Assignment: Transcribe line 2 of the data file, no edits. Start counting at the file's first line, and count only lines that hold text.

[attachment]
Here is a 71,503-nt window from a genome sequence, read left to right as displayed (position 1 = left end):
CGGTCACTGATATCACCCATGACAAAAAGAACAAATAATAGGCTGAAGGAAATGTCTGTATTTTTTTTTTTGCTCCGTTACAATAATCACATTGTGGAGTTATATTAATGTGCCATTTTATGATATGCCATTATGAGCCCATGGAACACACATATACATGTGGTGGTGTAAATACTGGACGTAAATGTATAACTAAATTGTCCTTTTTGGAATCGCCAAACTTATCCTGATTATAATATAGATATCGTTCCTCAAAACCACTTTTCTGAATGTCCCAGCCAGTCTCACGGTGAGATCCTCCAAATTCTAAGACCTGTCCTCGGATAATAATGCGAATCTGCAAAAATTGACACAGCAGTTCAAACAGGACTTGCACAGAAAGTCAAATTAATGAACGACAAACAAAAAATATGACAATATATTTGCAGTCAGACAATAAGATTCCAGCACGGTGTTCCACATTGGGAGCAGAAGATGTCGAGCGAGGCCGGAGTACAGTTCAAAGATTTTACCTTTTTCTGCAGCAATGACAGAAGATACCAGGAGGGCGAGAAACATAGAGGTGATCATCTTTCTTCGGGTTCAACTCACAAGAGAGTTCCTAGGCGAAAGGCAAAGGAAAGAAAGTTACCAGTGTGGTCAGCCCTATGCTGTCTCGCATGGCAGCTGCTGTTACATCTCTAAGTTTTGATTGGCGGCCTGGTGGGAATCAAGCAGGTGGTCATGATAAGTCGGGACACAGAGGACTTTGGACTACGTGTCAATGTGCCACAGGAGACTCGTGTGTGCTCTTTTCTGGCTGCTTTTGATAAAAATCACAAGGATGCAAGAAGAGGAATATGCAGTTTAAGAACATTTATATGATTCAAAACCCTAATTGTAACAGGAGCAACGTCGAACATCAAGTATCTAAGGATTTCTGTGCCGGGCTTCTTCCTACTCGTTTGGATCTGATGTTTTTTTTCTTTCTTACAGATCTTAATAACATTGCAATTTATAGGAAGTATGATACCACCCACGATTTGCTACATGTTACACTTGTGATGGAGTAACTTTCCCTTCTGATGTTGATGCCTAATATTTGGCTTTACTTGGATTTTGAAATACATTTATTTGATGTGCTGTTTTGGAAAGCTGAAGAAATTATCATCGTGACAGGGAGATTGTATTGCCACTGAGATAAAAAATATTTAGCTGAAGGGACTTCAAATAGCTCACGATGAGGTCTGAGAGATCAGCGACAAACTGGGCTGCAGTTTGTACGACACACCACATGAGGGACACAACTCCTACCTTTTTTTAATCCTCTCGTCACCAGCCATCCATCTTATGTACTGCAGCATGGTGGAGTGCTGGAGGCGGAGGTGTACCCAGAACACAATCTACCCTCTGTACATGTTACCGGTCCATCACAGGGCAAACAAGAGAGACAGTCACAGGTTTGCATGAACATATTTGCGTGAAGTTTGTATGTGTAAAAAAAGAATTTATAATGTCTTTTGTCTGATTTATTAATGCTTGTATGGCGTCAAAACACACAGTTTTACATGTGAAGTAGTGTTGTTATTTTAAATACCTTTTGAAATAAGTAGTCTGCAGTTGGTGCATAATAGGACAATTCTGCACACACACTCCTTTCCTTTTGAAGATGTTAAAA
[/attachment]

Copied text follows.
CGGTCACTGATATCACCCATGACAAAAAGAACAAATAATAGGCTGAAGGAAATGTCTGTATTTTTTTTTTTGCTCCGTTACAATAATCACATTGTGGAGTTATATTAATGTGCCATTTTATGATATGCCATTATGAGCCCATGGAACACACATATACATGTGGTGGTGTAAATACTGGACGTAAATGTATAACTAAATTGTCCTTTTTGGAATCGCCAAACTTATCCTGATTATAATATAGATATCGTTCCTCAAAACCACTTTTCTGAATGTCCCAGCCAGTCTCACGGTGAGATCCTCCAAATTCTAAGACCTGTCCTCGGATAATAATGCGAATCTGCAAAAATTGACACAGCAGTTCAAACAGGACTTGCACAGAAAGTCAAATTAATGAACGACAAACAAAAAATATGACAATATATTTGCAGTCAGACAATAAGATTCCAGCACGGTGTTCCACATTGGGAGCAGAAGATGTCGAGCGAGGCCGGAGTACAGTTCAAAGATTTTACCTTTTTCTGCAGCAATGACAGAAGATACCAGGAGGGCGAGAAACATAGAGGTGATCATCTTTCTTCGGGTTCAACTCACAAGAGAGTTCCTAGGCGAAAGGCAAAGGAAAGAAAGTTACCAGTGTGGTCAGCCCTATGCTGTCTCGCATGGCAGCTGCTGTTACATCTCTAAGTTTTGATTGGCGGCCTGGTGGGAATCAAGCAGGTGGTCATGATAAGTCGGGACACAGAGGACTTTGGACTACGTGTCAATGTGCCACAGGAGACTCGTGTGTGCTCTTTTCTGGCTGCTTTTGATAAAAATCACAAGGATGCAAGAAGAGGAATATGCAGTTTAAGAACATTTATATGATTCAAAACCCTAATTGTAACAGGAGCAACGTCGAACATCAAGTATCTAAGGATTTCTGTGCCGGGCTTCTTCCTACTCGTTTGGATCTGATGTTTTTTTTCTTTCTTACAGATCTTAATAACATTGCAATTTATAGGAAGTATGATACCACCCACGATTTGCTACATGTTACACTTGTGATGGAGTAACTTTCCCTTCTGATGTTGATGCCTAATATTTGGCTTTACTTGGATTTTGAAATACATTTATTTGATGTGCTGTTTTGGAAAGCTGAAGAAATTATCATCGTGACAGGGAGATTGTATTGCCACTGAGATAAAAAATATTTAGCTGAAGGGACTTCAAATAGCTCACGATGAGGTCTGAGAGATCAGCGACAAACTGGGCTGCAGTTTGTACGACACACCACATGAGGGACACAACTCCTACCTTTTTTTAATCCTCTCGTCACCAGCCATCCATCTTATGTACTGCAGCATGGTGGAGTGCTGGAGGCGGAGGTGTACCCAGAACACAATCTACCCTCTGTACATGTTACCGGTCCATCACAGGGCAAACAAGAGAGACAGTCACAGGTTTGCATGAACATATTTGCGTGAAGTTTGTATGTGTAAAAAAAGAATTTATAATGTCTTTTGTCTGATTTATTAATGCTTGTATGGCGTCAAAACACACAGTTTTACATGTGAAGTAGTGTTGTTATTTTAAATACCTTTTGAAATAAGTAGTCTGCAGTTGGTGCATAATAGGACAATTCTGCACACACACTCCTTTCCTTTTGAAGATGTTAAAA